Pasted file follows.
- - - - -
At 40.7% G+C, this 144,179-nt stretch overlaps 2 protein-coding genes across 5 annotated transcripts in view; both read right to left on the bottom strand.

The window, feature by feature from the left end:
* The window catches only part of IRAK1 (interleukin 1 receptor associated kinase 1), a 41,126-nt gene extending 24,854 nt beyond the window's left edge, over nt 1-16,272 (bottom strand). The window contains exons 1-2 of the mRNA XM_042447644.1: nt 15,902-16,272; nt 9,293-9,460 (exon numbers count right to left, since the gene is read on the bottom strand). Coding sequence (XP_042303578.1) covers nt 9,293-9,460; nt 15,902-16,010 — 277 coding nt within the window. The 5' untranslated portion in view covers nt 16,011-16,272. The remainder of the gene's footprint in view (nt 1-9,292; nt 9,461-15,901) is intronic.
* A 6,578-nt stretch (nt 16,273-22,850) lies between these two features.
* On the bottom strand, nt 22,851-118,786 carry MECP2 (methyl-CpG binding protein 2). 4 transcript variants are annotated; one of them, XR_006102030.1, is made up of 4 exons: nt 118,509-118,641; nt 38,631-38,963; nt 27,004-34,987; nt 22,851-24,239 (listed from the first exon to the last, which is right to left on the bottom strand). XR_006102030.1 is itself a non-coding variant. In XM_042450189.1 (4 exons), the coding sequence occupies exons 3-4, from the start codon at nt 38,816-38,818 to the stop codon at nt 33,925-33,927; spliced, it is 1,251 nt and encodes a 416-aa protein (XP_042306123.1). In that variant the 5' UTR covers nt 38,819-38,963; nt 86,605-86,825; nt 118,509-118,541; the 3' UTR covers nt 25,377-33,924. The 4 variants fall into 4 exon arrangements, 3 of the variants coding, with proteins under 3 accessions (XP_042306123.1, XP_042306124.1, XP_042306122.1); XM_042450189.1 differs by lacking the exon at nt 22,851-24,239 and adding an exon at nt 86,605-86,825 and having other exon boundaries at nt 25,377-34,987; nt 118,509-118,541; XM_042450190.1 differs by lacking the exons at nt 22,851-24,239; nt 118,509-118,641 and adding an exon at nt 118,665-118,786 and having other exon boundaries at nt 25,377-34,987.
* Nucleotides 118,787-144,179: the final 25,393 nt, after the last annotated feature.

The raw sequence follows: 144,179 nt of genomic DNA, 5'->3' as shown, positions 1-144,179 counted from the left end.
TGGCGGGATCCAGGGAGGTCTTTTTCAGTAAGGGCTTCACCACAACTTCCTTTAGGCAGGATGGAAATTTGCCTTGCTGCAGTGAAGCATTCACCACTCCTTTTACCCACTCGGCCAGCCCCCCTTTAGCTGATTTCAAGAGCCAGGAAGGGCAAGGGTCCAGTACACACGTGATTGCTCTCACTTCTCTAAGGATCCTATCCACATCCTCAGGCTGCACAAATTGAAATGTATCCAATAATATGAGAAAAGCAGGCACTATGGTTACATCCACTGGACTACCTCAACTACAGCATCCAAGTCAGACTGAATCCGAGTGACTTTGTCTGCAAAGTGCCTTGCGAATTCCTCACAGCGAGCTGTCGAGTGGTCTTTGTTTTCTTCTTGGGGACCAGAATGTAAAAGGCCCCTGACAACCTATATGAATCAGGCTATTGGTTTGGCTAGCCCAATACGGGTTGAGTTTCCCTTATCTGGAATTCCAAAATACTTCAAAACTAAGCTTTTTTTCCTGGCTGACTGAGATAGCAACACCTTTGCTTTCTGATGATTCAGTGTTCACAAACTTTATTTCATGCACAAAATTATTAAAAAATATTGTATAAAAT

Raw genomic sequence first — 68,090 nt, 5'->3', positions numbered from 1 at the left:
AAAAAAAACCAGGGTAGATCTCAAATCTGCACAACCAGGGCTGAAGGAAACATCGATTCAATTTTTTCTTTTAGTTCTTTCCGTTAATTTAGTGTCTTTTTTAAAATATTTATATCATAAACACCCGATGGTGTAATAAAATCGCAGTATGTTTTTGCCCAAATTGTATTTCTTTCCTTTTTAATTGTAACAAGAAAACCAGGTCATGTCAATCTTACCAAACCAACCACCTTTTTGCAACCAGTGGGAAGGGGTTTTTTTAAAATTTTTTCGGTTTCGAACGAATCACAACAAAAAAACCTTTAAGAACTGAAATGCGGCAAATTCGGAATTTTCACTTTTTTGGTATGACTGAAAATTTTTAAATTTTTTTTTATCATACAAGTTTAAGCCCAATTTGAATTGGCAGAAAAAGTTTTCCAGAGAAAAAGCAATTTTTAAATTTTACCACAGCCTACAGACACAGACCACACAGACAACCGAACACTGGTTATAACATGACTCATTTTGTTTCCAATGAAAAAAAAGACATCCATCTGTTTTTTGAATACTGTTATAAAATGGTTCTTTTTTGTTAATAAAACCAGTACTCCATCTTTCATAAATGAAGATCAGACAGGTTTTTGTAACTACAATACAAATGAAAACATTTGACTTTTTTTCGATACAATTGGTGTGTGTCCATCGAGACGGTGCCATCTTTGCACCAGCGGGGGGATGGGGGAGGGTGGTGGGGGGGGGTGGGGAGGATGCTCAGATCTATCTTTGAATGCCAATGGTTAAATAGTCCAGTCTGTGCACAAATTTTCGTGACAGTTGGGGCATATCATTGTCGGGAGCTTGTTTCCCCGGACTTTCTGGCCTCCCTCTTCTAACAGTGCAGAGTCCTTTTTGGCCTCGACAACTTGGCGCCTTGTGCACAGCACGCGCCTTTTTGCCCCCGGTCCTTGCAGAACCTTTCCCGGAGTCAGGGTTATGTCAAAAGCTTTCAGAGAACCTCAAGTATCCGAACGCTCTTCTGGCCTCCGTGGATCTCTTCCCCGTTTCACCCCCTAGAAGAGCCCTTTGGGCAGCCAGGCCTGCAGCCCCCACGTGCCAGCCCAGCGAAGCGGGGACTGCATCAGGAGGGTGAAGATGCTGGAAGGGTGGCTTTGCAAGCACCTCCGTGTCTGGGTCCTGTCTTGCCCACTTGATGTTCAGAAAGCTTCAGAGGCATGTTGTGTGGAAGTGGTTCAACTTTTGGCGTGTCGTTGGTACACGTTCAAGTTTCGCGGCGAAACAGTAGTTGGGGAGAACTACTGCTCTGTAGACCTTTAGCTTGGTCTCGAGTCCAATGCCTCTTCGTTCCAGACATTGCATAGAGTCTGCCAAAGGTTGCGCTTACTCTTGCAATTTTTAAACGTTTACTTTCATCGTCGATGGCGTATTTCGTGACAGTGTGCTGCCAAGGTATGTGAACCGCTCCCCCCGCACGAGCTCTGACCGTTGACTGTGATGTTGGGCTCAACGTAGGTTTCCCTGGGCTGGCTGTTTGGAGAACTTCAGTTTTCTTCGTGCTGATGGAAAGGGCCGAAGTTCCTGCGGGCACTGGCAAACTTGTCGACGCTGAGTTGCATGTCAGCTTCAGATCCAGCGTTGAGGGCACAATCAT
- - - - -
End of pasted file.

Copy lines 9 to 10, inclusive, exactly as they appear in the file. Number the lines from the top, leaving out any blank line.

Raw genomic sequence first — 68,090 nt, 5'->3', positions numbered from 1 at the left:
AAAAAAAACCAGGGTAGATCTCAAATCTGCACAACCAGGGCTGAAGGAAACATCGATTCAATTTTTTCTTTTAGTTCTTTCCGTTAATTTAGTGTCTTTTTTAAAATATTTATATCATAAACACCCGATGGTGTAATAAAATCGCAGTATGTTTTTGCCCAAATTGTATTTCTTTCCTTTTTAATTGTAACAAGAAAACCAGGTCATGTCAATCTTACCAAACCAACCACCTTTTTGCAACCAGTGGGAAGGGGTTTTTTTAAAATTTTTTCGGTTTCGAACGAATCACAACAAAAAAACCTTTAAGAACTGAAATGCGGCAAATTCGGAATTTTCACTTTTTTGGTATGACTGAAAATTTTTAAATTTTTTTTTATCATACAAGTTTAAGCCCAATTTGAATTGGCAGAAAAAGTTTTCCAGAGAAAAAGCAATTTTTAAATTTTACCACAGCCTACAGACACAGACCACACAGACAACCGAACACTGGTTATAACATGACTCATTTTGTTTCCAATGAAAAAAAAGACATCCATCTGTTTTTTGAATACTGTTATAAAATGGTTCTTTTTTGTTAATAAAACCAGTACTCCATCTTTCATAAATGAAGATCAGACAGGTTTTTGTAACTACAATACAAATGAAAACATTTGACTTTTTTTCGATACAATTGGTGTGTGTCCATCGAGACGGTGCCATCTTTGCACCAGCGGGGGGATGGGGGAGGGTGGTGGGGGGGGGTGGGGAGGATGCTCAGATCTATCTTTGAATGCCAATGGTTAAATAGTCCAGTCTGTGCACAAATTTTCGTGACAGTTGGGGCATATCATTGTCGGGAGCTTGTTTCCCCGGACTTTCTGGCCTCCCTCTTCTAACAGTGCAGAGTCCTTTTTGGCCTCGACAACTTGGCGCCTTGTGCACAGCACGCGCCTTTTTGCCCCCGGTCCTTGCAGAACCTTTCCCGGAGTCAGGGTTATGTCAAAAGCTTTCAGAGAACCTCAAGTATCCGAACGCTCTTCTGGCCTCCGTGGATCTCTTCCCCGTTTCACCCCCTAGAAGAGCCCTTTGGGCAGCCAGGCCTGCAGCCCCCACGTGCCAGCCCAGCGAAGCGGGGACTGCATCAGGAGGGTGAAGATGCTGGAAGGGTGGCTTTGCAAGCACCTCCGTGTCTGGGTCCTGTCTTGCCCACTTGATGTTCAGAAAGCTTCAGAGGCATGTTGTGTGGAAGTGGTTCAACTTTTGGCGTGTCGTTGGTACACGTTCAAGTTTCGCGGCGAAACAGTAGTTGGGGAGAACTACTGCTCTGTAGACCTTTAGCTTGGTCTCGAGTCCAATGCCTCTTCGTTCCAGACATTGCATAGAGTCTGCCAAAGGTTGCGCTTACTCTTGCAATTTTTAAACGTTTACTTTCATCGTCGATGGCGTATTTCGTGACAGTGTGCTGCCAAGGTATGTGAACCGCTCCCCCCGCACGAGCTCTGACCGTTGACTGTGATGTTGGGCTCAACGTAGGTTTCCCTGGGCTGGCTGTTTGGAGAACTTCAGTTTTCTTCGTGCTGATGGAAAGGGCCGAAGTTCCTGCGGGCACTGGCAAACTTGTCGACGCTGAGTTGCATGTCAGCTTCAGATCCAGCGTTGAGGGCACAATCAT